It has been one year since Hurricane Ian. If you have not completely resolved your claim, you need to see a lawyer about your rights. Public adjusters and contractors working on Hurricane Ian claims should say the same thing. One year is just too long for a settlement not to have been made, and insurers have had enough time to work with non-legal professionals to get their jobs done right. 

I wrote a post last January, Why Are Hurricane Ian Claims Adjustments So Wrong, Low, and Slow?, where I stated: 

The policyholder gave me permission to publish the estimate where Slide Insurance Company estimated the main roof damage to be just above $1,100.

….Was the field adjuster incompetent? Was the field adjuster’s estimate secretly changed by desk adjusters who never visited the loss? 

The bottom line is that this example is one of tens of thousands of poor, slow, and low Hurricane Ian property adjustments. Maybe I only see the problem cases. There sure seem to be more problem adjustments than any storm I can remember. 

Maybe the property claims managers will get the message and make changes. I truly hope so. Otherwise, there will be a great deal of explaining to do in courts and the court of public opinion.

The media has called out Florida’s political leaders for selling out to the insurance industry and passing laws that encourage insurance companies to further delay and underpay claims payments, as noted in Media Calls Out Florida’s Politicians and DeSantis For Selling Out To Insurers—The Maddening Reality For Hurricane Idalia Victims

The sweeping revisions makes it more difficult for homeowners to sue their property insurance companies for acting in ‘bad faith’ and removes the right of homeowners to recover attorney’s fees, even in lawsuits they ultimately win. Additionally, the adjustments to Florida’s insurance laws allow insurance companies to create new policies with mandatory binding arbitration agreements in exchange for a premium reduction, which will also thwart many homeowners’ option to take insurers to court…Moreover, the legislation shortened the window in which policyholders can file claims with their insurers, invested $1 billion of taxpayer funds into a state-run reinsurance fund to help insurance companies mitigate their losses in the event of catastrophic events, and narrowed eligibility for Citizens, Florida’s state-run nonprofit insurance company that provides insurance to people who cannot find affordable coverage on the regular market.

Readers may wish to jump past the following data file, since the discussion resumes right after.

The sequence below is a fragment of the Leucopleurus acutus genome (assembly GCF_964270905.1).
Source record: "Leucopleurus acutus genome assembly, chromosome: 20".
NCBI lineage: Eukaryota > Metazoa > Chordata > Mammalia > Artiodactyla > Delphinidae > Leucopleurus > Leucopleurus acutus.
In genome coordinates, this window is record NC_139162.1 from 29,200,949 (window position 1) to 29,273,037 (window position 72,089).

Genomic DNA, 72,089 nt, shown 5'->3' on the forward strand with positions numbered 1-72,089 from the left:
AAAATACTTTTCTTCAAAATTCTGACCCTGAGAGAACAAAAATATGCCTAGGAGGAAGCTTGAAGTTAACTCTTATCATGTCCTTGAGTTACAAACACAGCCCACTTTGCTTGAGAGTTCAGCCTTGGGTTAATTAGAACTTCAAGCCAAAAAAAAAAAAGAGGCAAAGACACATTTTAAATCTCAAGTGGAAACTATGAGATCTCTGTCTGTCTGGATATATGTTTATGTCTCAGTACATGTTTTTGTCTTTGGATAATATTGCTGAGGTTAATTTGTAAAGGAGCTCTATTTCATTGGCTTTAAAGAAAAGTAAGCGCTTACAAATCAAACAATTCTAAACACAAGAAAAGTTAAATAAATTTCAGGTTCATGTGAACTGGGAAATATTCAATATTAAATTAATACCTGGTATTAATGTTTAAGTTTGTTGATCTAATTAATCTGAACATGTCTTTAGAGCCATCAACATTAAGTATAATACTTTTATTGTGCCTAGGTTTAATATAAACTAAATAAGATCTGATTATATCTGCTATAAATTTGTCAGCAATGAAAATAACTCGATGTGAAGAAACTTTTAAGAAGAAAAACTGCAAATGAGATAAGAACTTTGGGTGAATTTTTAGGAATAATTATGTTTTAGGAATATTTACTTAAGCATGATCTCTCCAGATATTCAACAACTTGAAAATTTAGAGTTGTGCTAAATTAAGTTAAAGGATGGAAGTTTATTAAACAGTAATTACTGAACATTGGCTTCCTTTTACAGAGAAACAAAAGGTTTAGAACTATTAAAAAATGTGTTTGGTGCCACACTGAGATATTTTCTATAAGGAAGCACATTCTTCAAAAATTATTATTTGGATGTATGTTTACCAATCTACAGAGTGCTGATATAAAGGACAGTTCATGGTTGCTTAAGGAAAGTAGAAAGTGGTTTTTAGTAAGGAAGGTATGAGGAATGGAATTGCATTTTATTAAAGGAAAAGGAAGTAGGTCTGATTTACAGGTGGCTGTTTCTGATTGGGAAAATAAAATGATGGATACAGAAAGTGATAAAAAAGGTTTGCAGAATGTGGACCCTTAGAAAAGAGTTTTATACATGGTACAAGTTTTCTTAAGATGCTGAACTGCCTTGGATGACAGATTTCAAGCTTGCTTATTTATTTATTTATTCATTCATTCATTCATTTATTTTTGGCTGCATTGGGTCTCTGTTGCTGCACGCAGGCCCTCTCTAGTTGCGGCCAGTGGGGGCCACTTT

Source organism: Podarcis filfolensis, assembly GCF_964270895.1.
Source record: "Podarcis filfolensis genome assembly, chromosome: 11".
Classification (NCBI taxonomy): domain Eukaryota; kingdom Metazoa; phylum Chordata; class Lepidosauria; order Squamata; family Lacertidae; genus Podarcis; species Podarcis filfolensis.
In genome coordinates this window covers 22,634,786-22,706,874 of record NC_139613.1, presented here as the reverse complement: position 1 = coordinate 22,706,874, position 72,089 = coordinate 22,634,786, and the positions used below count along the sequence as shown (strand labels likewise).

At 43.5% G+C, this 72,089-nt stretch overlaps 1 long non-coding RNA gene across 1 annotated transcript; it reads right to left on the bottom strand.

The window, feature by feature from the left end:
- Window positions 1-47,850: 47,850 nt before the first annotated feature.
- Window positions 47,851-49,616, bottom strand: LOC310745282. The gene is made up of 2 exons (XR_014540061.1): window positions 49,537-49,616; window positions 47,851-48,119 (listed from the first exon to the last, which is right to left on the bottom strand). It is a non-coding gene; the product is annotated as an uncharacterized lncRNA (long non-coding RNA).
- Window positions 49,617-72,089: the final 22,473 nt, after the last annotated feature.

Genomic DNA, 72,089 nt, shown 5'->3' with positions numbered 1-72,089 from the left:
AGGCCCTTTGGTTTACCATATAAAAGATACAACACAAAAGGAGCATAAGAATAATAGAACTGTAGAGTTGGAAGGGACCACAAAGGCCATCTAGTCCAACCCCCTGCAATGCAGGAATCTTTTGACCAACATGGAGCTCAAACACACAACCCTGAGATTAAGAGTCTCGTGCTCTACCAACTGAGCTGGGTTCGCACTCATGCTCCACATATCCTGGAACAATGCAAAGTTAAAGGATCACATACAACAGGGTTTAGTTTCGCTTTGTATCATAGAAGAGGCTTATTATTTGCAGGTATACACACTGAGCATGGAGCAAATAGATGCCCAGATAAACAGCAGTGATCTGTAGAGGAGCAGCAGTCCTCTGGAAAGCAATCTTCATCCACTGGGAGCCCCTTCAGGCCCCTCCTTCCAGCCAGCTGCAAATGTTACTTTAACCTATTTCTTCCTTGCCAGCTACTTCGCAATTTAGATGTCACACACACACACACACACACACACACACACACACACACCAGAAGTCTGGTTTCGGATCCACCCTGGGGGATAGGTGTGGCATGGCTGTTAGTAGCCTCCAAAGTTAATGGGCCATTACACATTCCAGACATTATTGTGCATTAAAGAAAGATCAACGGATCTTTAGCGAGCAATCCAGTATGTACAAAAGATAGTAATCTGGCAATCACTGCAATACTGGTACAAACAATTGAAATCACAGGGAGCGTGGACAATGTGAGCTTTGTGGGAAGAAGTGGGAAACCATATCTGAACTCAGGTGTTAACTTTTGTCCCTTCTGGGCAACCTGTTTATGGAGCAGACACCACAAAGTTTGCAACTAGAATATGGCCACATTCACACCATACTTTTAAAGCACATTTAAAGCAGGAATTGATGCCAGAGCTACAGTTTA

The bottom line is that every policyholder with an open Hurricane Ian claim should consult a competent attorney. Specifically, policyholders should seek attorneys who have been practicing in this area of law long before Hurricane Ian struck to advise on their legal rights and the management of their claims.

Public adjusters and contractors whose clients have open Hurricane Ian claims should also recommend consulting an independent attorney. If they advise otherwise or discourage you from seeking your own legal counsel, be wary. It’s not only suspicious but also illegal for them to do so.

Thought For The Day 

A lawyer with a briefcase can steal more than a thousand men with guns.

—Mario Puzo, “The Godfather”